I have to agree with you, that I think that this is more about juggling the role of mother than it is about the actual nursing issues. I think that I did not realize that as much until yesterday when I tried to talk to my wife about how I felt. It is hard sometimes to build a two mom family...and I never really felt any unrest about that or any different from anyone else, until this arose and I felt threatened...but its true, that we are both women and we both have these body parts that do things that heterosexual couples just don't have. My wife and I talked last night - the discussion did not start out very well, and we both got a bit hurt and I cried (me at work, and her sitting in her sister's living room full of people, perfect timing for the conversation, I know) but we walked away not mad at each other, just both a little hurt by the other's insensitivity to our own feelings. She feels like she has sacrificed so much to let me carry the babies and even though she does not want to carry them, she still feels like she could have technically, so she did give up that opportunity and beacuse of that, I should automatically support her, without question. Her issue and why she is angry that I am not on board with her - is that I am not automatically thinking like she is. She doesn't understand my perspective at all, and feels like that is just a stupid way of thinking so she doesn't understand how I feel... I told her how I felt and I told her that she was being very hurtful to me by being so angry and invective about it, rather than letting me find some peace with this, and helping me be reassured and such, but the fact that I need to be reassured and need time was what was making her angry...she just feels like because she has given me so much in terms of how our children are brought into this world, I just owe her in a way...and I should not even think twice when she asks for this because she has never asked for anything. It ended up with me asking her to be more respectful and that I was trying - really trying to get through this - and be there on her side, but she can't expect it overnight. I think we both felt much better after we talked.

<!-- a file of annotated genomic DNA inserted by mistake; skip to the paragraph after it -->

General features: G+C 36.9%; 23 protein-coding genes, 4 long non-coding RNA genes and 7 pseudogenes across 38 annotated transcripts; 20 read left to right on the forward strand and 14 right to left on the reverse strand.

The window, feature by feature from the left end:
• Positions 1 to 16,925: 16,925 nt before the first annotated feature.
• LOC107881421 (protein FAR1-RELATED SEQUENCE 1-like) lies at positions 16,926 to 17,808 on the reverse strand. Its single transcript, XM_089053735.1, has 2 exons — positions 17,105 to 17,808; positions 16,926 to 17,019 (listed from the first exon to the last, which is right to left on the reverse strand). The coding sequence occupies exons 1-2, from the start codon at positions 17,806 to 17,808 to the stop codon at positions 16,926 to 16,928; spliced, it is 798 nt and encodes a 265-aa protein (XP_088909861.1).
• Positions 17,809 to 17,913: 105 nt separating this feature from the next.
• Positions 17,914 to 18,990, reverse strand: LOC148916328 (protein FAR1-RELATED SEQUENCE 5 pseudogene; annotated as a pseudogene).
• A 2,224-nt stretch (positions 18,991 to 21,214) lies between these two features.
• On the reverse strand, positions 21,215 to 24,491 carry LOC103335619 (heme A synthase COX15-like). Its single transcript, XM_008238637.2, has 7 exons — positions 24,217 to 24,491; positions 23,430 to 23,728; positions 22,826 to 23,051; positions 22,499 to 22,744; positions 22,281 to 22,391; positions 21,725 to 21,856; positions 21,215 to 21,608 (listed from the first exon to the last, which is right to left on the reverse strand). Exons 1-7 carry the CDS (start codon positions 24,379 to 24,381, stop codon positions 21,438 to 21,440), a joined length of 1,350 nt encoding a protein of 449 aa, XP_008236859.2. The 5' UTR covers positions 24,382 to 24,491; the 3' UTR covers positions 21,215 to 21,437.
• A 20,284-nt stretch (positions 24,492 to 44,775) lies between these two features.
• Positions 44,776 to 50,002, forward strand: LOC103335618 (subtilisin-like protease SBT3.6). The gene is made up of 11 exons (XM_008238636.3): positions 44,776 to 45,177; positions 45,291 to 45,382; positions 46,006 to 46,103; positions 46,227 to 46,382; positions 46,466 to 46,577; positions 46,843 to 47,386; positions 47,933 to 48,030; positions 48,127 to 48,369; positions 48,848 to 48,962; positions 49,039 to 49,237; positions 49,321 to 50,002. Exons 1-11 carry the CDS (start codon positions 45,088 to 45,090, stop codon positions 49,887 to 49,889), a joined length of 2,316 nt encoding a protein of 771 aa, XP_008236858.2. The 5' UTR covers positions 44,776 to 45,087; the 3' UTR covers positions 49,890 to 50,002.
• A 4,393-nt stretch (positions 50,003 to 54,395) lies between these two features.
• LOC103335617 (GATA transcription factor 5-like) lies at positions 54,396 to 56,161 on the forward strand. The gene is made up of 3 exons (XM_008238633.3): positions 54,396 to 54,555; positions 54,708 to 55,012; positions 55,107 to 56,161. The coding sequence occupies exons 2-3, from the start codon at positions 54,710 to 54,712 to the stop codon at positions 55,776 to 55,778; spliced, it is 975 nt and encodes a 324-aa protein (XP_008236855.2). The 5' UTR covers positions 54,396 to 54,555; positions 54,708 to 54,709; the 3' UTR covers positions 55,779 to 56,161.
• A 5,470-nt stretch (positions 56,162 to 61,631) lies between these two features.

Breastmilk and breastfeeding is very important to her and that is what we both want for our kids. Since that was not something I could achieve, she wants to provide that for our twins as much as she can. She feels like she has these breasts that we might as well try to see if they can benefit them. Neither of us feel comfortable with her actually nursing them, so that is why she wants to pump. She knows that she may not have enough to give both babies all BM but she wants to give them as much as she can. I told her that I wanted to try harder to maybe even take the domperidone too, which I never did before. I think that I need to just think of this as getting our babies' nutrition from a different source. They will still get her milk from a bottle, and if anyone is able to actually nurse, it will be me, but because I am having trouble defining that role of mother - meaning the carrier makes the milk, and thats it... I felt like it was the same thing as her trying to actually nurse them. And once we talked a bit last night I started to see that it really the two fold issue. 1) I am thinking in a more closed-minded way of carrier makes milk only - and 2) she is not going to be nursing them or trying to take away my role or take them away from me, she is just helping provide them with better nutrition. I think that I am starting to find some comfort in that...and sometimes, that is the hardest part of any issue, that you have to break it down and look at it in pieces in order to understand what is causing the feelings you are having.